In accordance with the invention, an electric arc welding system is provided for creating a first AC welding arc with a first current waveform between a first electrode and a workpiece by a first power supply and a second AC welding arc with a second current waveform between a second electrode and a workpiece by a second power supply as said first and second electrodes are moved in unison along a welding path. The first and second electrodes may be any of adjacent AC driven electrodes in a group of electrodes used for a single welding operation. Primarily, this invention relates to submerged arc welding used in pipe welding. In accordance with the invention, the first and second power supplies each comprise a high speed switching inverter creating its waveform by a number of current pulses at a frequency of at least 18 kHz with the magnitude of each current pulse controlled by a wave shaper or wave generator and a plurality of the waveforms controlled by a signal as disclosed in Houston U.S. Pat. No. 6,472,634. In accordance with the invention, the first and second AC waveforms each have a positive portion and a negative portion and a cycle period of about 10-20 ms. A first timing circuit is used for determining the arc push time of a sustained maintenance of opposite polarities between the waveforms and a waveform adjusting circuit to limit the arc push time to less than about 5.0 ms. In this manner, the push time for the arc is less than about 5.0 ms. In accordance with another aspect of the invention, there is provided a second timing circuit for determining the arc pull time of a sustained maintenance of same polarity between the waveforms and a waveform adjusting circuit to limit the pull time of the arc to less than about 5.0 ms. The preferred embodiment of the invention involves a system that limits both the push and pull time for the arcs extending toward the weld puddle, so the electric arcs extend vertically downwardly from adjacent electrodes and do not push away from or pull toward each other.
In accordance with another aspect of the present invention there is provided an electric arc welding method for creating a first AC welding arc with a first current waveform between a first electrode and workpiece by a first power supply and a second AC welding arc with a second current waveform between a second electrode and a workpiece by a second power supply as the first and second electrodes are moved in unison along a welding path. This method employs the system defined above wherein the push time and/or pull time of the arcs between adjacent electrodes are limited to less than about 5.0 ms by adjusting the shape of waveforms used in the power supplies.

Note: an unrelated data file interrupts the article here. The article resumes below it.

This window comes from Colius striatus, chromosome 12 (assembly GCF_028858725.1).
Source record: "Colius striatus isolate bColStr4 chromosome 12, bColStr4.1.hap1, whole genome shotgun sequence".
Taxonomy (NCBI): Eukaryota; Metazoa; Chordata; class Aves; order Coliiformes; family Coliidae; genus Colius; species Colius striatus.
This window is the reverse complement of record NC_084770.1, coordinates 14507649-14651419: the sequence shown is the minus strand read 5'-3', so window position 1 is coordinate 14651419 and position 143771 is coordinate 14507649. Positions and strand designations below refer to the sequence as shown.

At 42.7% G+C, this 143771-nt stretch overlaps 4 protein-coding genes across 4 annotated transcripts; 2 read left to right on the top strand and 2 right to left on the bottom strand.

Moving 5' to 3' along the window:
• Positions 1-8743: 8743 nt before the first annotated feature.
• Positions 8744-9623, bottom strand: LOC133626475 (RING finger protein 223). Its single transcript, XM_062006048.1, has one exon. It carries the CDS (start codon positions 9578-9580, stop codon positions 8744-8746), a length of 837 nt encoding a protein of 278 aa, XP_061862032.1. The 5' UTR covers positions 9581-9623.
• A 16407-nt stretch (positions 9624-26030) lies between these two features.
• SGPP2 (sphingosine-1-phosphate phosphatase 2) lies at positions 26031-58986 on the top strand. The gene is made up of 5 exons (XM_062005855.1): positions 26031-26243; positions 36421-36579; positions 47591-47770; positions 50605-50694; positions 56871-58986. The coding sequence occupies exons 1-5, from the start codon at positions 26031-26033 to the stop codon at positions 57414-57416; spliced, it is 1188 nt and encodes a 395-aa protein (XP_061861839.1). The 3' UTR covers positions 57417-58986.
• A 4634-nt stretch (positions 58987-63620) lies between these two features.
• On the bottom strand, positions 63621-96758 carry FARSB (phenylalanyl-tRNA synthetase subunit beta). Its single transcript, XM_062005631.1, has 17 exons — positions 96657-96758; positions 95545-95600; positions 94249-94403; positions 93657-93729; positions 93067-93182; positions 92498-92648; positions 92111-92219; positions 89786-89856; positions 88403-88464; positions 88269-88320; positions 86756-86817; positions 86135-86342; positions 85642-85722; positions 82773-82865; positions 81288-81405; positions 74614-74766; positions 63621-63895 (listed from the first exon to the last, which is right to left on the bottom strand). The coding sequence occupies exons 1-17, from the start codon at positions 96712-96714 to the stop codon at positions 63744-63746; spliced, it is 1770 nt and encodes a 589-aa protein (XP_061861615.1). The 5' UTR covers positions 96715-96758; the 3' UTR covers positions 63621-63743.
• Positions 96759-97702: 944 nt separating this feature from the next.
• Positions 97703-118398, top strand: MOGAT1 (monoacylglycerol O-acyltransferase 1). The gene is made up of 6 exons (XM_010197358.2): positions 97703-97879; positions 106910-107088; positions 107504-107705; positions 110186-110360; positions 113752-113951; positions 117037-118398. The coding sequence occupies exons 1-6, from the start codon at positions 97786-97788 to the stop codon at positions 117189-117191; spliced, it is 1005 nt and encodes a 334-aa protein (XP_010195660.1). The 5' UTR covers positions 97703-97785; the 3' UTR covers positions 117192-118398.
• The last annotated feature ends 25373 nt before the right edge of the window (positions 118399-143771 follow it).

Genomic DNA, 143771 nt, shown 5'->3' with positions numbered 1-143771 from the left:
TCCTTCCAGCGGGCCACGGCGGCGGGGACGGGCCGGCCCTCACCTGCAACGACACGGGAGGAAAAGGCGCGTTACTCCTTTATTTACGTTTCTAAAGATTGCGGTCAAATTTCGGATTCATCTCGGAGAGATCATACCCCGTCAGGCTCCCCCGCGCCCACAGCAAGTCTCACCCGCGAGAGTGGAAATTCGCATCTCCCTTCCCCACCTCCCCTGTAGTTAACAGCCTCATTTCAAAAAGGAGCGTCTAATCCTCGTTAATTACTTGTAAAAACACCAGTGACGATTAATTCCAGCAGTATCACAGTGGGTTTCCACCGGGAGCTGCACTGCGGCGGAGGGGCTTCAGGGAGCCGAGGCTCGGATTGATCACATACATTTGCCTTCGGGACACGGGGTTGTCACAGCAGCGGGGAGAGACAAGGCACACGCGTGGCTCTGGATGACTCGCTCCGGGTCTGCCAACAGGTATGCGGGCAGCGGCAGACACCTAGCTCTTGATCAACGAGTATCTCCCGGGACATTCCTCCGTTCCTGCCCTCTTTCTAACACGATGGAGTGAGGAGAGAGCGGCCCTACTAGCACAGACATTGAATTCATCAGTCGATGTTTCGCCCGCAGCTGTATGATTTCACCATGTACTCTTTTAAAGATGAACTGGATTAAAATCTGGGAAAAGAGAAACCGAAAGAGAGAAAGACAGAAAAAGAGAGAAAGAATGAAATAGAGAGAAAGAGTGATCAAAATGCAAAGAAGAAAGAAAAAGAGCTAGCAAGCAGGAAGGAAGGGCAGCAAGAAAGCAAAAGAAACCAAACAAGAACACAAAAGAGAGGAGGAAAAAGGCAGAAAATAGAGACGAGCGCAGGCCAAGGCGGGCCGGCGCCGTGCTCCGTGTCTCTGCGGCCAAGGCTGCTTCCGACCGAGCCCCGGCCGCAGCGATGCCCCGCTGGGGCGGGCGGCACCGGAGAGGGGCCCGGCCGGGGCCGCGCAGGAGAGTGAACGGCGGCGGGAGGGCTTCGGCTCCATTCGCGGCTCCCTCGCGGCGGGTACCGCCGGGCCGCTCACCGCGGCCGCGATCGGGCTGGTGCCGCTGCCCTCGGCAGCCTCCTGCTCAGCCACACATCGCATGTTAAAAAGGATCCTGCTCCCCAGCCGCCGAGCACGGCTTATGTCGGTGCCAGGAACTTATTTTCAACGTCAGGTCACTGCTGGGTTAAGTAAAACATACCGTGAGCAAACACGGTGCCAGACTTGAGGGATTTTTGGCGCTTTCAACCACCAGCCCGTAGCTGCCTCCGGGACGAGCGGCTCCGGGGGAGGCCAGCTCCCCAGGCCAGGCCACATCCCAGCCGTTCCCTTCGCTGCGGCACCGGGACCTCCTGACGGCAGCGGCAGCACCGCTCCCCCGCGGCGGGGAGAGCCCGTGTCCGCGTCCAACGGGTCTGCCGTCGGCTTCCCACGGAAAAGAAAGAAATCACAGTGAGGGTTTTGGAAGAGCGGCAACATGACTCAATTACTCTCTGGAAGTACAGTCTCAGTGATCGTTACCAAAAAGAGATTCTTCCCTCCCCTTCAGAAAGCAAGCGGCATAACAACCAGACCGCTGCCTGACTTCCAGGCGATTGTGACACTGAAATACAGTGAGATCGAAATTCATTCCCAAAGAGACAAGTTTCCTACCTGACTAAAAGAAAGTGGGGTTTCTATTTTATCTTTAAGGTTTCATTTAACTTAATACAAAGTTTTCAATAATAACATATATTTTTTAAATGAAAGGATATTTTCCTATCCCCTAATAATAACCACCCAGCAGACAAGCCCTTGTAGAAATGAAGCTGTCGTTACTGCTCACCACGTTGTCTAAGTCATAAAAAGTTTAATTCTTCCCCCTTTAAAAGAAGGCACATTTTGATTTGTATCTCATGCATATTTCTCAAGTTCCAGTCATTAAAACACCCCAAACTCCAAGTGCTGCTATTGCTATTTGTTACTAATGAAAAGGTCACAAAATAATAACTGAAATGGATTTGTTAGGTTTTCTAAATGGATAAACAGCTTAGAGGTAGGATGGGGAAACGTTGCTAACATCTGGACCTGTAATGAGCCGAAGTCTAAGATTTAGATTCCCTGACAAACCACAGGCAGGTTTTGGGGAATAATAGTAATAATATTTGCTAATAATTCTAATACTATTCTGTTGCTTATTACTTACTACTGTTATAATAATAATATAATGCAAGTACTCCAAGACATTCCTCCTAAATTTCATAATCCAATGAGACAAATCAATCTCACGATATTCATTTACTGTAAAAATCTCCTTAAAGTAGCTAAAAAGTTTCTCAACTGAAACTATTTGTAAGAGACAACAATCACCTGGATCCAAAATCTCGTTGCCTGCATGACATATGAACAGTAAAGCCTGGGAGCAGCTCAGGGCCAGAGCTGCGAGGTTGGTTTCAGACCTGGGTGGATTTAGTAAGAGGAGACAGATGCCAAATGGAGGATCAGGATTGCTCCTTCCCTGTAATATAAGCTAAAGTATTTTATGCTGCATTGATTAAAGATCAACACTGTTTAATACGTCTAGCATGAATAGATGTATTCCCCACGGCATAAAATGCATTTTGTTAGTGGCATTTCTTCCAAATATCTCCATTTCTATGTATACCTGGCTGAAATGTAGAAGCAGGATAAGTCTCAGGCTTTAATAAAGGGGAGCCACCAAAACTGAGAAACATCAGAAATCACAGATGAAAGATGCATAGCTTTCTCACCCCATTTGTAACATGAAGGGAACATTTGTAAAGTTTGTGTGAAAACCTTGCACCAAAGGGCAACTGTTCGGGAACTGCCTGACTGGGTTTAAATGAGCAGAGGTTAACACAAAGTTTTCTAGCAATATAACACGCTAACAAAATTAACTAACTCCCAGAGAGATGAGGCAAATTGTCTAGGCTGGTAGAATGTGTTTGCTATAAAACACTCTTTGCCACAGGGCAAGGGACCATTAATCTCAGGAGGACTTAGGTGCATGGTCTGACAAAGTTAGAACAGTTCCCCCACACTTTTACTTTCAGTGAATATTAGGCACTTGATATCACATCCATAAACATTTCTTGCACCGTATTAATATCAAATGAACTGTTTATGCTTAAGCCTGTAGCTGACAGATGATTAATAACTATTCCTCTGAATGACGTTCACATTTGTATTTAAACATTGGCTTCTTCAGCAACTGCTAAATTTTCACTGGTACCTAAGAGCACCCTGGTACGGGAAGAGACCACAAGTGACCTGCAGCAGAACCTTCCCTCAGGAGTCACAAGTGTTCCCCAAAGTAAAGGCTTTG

By using the present invention, a weld puddle is controlled so that the arc current of adjacent AC electrodes is substantially vertical toward the puddle and the puddle remains quiescent. This is the primary object of the present invention.
Another object of the present invention is the provision of an electric arc welding system for creating two AC welding arcs at adjacent tandem electrodes which welding system limits the time when there is a concurrence of a specific polarity relationship.
Still a further object of the present invention is the provision of an electric arc welding system, as defined above, which welding system is used to perform a method wherein the electromagnetic push and/or the electromagnetic pull of the arcs for adjacent electrodes are both limited to less than about 5.0 ms. By using this method, penetration and deposition can be optimized without agitating the molten metal in the weld puddle traversed by adjacent AC driven electrodes. Yet another object of the present invention is the provision of an electric arc method and/or system, as defined above, which method and system controls the dynamics of the weld puddle to prevent puddle agitation and obtain a uniform weld bead.
Still a further object of the present invention is the provision of an electric arc welding system and method, as defined above, which system and method utilizes waveform technology to obtain the advantages of a weld puddle control that maintains vertical arcs from adjacent electrodes driven by AC current from an inverter high speed switching type power supply.
These and other objects and advantages will become apparent from the following description taken together with the accompanying drawings.
BRIEF DESCRIPTION OF DRAWINGS
FIG. 1 is a block diagram of the preferred embodiment of the present invention;
FIG. 2 is a wiring diagram of two paralleled power supplies, each of which include a switching output which power supplies are used in practicing the invention;
FIG. 3 is a cross sectional side view of three tandem electrodes operated in accordance with the present invention for welding the seam of a pipe;
FIG. 4 is a schematic layout in block form of a welding system for three electrodes using the disclosure in Houston U.S. Pat. No. 6,472,634 and Stava U.S. Pat. No. 6,291,798;
FIG. 5 is a block diagram showing a single electrode driven by the system as shown in FIG. 4 with a variable pulse generator disclosed in Houston U.S. Pat. No. 6,472,634;
FIG. 6 is a current graph for one of two illustrated synchronizing pulses and showing a balanced AC waveform for one tandem electrode;
FIG. 7 is a current graph superimposed upon a signal having logic to determine the polarity of the waveform as used in practicing the present invention;
FIG. 8 is a current graph showing a broad aspect of the preferred embodiment of the present invention;
FIGS. 9 and 10 are schematic drawings illustrating the dynamics of the weld puddle during concurrent polarity relationships of tandem electrodes to explain the advantage of the present invention;